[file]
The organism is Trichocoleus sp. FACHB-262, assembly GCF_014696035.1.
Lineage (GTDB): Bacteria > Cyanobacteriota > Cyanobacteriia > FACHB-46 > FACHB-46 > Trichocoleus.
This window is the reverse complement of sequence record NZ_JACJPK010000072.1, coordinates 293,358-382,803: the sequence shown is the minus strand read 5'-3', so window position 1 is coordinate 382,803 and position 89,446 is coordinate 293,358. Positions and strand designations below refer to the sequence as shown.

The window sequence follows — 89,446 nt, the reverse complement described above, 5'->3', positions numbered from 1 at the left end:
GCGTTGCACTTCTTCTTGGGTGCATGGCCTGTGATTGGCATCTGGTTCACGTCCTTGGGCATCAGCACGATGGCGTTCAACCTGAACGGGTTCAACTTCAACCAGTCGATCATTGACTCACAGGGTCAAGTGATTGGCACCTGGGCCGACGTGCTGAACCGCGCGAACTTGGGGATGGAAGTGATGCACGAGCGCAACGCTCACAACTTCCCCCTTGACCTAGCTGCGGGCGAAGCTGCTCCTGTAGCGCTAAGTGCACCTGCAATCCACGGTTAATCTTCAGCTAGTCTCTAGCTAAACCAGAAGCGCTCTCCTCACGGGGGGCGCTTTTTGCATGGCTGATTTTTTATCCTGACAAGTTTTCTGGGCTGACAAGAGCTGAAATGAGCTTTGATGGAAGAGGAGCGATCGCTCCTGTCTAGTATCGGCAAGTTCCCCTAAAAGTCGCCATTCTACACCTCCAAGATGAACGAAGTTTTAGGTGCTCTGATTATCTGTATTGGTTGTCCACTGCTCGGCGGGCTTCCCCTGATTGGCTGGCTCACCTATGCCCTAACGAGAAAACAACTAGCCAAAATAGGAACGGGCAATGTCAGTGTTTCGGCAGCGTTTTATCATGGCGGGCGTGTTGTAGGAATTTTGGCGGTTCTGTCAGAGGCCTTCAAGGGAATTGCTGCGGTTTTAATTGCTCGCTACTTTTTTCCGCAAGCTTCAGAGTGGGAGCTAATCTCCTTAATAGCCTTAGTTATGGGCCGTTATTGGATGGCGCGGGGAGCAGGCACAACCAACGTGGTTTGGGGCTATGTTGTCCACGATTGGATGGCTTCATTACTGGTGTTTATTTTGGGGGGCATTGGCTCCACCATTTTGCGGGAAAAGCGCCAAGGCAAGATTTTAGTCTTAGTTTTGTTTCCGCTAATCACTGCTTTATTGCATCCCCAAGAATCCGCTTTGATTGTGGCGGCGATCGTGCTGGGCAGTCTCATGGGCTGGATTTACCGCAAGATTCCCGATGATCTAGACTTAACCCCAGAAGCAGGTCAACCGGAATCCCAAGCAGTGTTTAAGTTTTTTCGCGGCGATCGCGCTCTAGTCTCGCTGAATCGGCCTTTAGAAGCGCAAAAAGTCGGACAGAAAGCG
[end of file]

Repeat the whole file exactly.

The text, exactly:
The organism is Trichocoleus sp. FACHB-262, assembly GCF_014696035.1.
Lineage (GTDB): Bacteria > Cyanobacteriota > Cyanobacteriia > FACHB-46 > FACHB-46 > Trichocoleus.
This window is the reverse complement of sequence record NZ_JACJPK010000072.1, coordinates 293,358-382,803: the sequence shown is the minus strand read 5'-3', so window position 1 is coordinate 382,803 and position 89,446 is coordinate 293,358. Positions and strand designations below refer to the sequence as shown.

The window sequence follows — 89,446 nt, the reverse complement described above, 5'->3', positions numbered from 1 at the left end:
GCGTTGCACTTCTTCTTGGGTGCATGGCCTGTGATTGGCATCTGGTTCACGTCCTTGGGCATCAGCACGATGGCGTTCAACCTGAACGGGTTCAACTTCAACCAGTCGATCATTGACTCACAGGGTCAAGTGATTGGCACCTGGGCCGACGTGCTGAACCGCGCGAACTTGGGGATGGAAGTGATGCACGAGCGCAACGCTCACAACTTCCCCCTTGACCTAGCTGCGGGCGAAGCTGCTCCTGTAGCGCTAAGTGCACCTGCAATCCACGGTTAATCTTCAGCTAGTCTCTAGCTAAACCAGAAGCGCTCTCCTCACGGGGGGCGCTTTTTGCATGGCTGATTTTTTATCCTGACAAGTTTTCTGGGCTGACAAGAGCTGAAATGAGCTTTGATGGAAGAGGAGCGATCGCTCCTGTCTAGTATCGGCAAGTTCCCCTAAAAGTCGCCATTCTACACCTCCAAGATGAACGAAGTTTTAGGTGCTCTGATTATCTGTATTGGTTGTCCACTGCTCGGCGGGCTTCCCCTGATTGGCTGGCTCACCTATGCCCTAACGAGAAAACAACTAGCCAAAATAGGAACGGGCAATGTCAGTGTTTCGGCAGCGTTTTATCATGGCGGGCGTGTTGTAGGAATTTTGGCGGTTCTGTCAGAGGCCTTCAAGGGAATTGCTGCGGTTTTAATTGCTCGCTACTTTTTTCCGCAAGCTTCAGAGTGGGAGCTAATCTCCTTAATAGCCTTAGTTATGGGCCGTTATTGGATGGCGCGGGGAGCAGGCACAACCAACGTGGTTTGGGGCTATGTTGTCCACGATTGGATGGCTTCATTACTGGTGTTTATTTTGGGGGGCATTGGCTCCACCATTTTGCGGGAAAAGCGCCAAGGCAAGATTTTAGTCTTAGTTTTGTTTCCGCTAATCACTGCTTTATTGCATCCCCAAGAATCCGCTTTGATTGTGGCGGCGATCGTGCTGGGCAGTCTCATGGGCTGGATTTACCGCAAGATTCCCGATGATCTAGACTTAACCCCAGAAGCAGGTCAACCGGAATCCCAAGCAGTGTTTAAGTTTTTTCGCGGCGATCGCGCTCTAGTCTCGCTGAATCGGCCTTTAGAAGCGCAAAAAGTCGGACAGAAAGCG